Jump to ContentJump to Main Navigation
Faulkner and Money$
Users without a subscription are not able to see the full content.

Jay Watson and James G., Jr. Thomas

Print publication date: 2019

Print ISBN-13: 9781496822529

Published to University Press of Mississippi: January 2020

DOI: 10.14325/mississippi/9781496822529.001.0001

Show Summary Details
Page of

PRINTED FROM Mississippi SCHOLARSHIP ONLINE (www.mississippi.universitypressscholarship.com). (c) Copyright University Press of Mississippi, 2020. All Rights Reserved. An individual user may print out a PDF of a single chapter of a monograph in MSSO for personal use.date: 14 July 2020

What Price a “Cheap Idea”?: Money, Sanctuary, and Its Intertexts

What Price a “Cheap Idea”?: Money, Sanctuary, and Its Intertexts

Chapter:
(p.122) What Price a “Cheap Idea”?: Money, Sanctuary, and Its Intertexts
Source:
Faulkner and Money
Author(s):

Richard Godden

Publisher:
University Press of Mississippi
DOI:10.14325/mississippi/9781496822529.003.0009

In declaring Sanctuary (1931) "a cheap idea," "deliberately conceived" to make money, Faulkner announced the novel's preoccupation with circulation ("Maybe 10,000 of them will buy it"). The essay focuses on how, in writing for money, Faulkner wrote through money, doing so when "more and more of the aspects of living are coming to be strained through the bars of a dollar sign" (Middletown, Robert and Helen Lynd [1929]). Following Marx's account of the logic of circulation, whereby the commodity (here, the novel), "thrown into the alchemist's retort of circulation," must "shape-shift," "changing its skin" in order to "transubstantiate" into price, the paper tracks how Faulkner explores the monetization not only of his subject (Temple Drake's rape and exchange) but of his self-conception as author.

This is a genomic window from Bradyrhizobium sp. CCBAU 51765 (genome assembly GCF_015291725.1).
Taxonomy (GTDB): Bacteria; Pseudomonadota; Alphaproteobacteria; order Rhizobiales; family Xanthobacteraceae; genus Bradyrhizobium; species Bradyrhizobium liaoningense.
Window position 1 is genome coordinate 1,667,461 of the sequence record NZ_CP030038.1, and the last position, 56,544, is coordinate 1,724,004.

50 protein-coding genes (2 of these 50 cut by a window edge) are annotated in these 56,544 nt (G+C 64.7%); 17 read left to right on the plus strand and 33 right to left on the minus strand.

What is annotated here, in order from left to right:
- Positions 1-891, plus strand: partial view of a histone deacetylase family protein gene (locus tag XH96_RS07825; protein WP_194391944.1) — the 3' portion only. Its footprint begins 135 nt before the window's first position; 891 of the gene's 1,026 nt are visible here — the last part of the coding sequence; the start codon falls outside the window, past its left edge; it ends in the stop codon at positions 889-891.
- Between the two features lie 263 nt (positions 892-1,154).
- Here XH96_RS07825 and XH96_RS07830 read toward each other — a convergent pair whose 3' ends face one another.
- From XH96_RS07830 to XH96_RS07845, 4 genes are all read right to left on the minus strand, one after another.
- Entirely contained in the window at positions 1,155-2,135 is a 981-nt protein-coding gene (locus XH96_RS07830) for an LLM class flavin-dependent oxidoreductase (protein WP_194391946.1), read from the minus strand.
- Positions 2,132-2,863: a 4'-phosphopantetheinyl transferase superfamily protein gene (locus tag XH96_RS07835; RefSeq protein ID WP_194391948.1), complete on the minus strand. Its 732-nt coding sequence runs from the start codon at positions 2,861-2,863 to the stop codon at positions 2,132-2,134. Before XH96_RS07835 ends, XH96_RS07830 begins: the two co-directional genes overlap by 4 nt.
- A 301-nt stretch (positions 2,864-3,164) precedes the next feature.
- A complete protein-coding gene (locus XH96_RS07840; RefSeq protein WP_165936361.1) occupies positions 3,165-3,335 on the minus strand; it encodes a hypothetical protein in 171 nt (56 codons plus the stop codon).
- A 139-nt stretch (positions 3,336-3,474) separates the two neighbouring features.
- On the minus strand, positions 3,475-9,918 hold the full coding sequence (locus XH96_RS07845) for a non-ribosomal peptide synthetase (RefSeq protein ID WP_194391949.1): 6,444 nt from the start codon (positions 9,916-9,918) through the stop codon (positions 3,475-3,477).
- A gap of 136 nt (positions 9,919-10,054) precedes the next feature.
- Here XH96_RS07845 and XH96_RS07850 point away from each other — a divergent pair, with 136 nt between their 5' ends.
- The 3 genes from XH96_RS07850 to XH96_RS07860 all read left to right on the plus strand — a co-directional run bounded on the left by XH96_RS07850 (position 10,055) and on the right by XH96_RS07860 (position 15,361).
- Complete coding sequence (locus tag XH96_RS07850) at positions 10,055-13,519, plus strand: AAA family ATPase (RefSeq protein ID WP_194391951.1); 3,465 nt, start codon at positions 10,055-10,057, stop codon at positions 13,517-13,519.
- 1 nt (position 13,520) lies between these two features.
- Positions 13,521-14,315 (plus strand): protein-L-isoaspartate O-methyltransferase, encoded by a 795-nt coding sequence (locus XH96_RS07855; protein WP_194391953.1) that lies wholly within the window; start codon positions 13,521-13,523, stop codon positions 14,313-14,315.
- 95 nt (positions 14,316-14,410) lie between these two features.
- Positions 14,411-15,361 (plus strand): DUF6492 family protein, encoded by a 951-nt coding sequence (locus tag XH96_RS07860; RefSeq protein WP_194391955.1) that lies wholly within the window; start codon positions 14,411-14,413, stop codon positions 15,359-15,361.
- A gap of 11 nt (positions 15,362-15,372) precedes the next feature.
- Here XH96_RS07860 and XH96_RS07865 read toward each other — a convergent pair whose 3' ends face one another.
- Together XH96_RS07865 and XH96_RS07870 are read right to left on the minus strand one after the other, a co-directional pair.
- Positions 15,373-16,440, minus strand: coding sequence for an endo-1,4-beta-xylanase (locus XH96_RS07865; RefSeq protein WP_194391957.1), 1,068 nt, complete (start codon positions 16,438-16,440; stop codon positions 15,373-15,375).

Keywords:   Commodity, Circulation, Labor, Marx, authorship

University Press of Mississippi requires a subscription or purchase to access the full text of books within the service. Public users can however freely search the site and view the abstracts and keywords for each book and chapter.

Please, subscribe or login to access full text content.

If you think you should have access to this title, please contact your librarian.

To troubleshoot, please check our FAQs , and if you can't find the answer there, please contact us.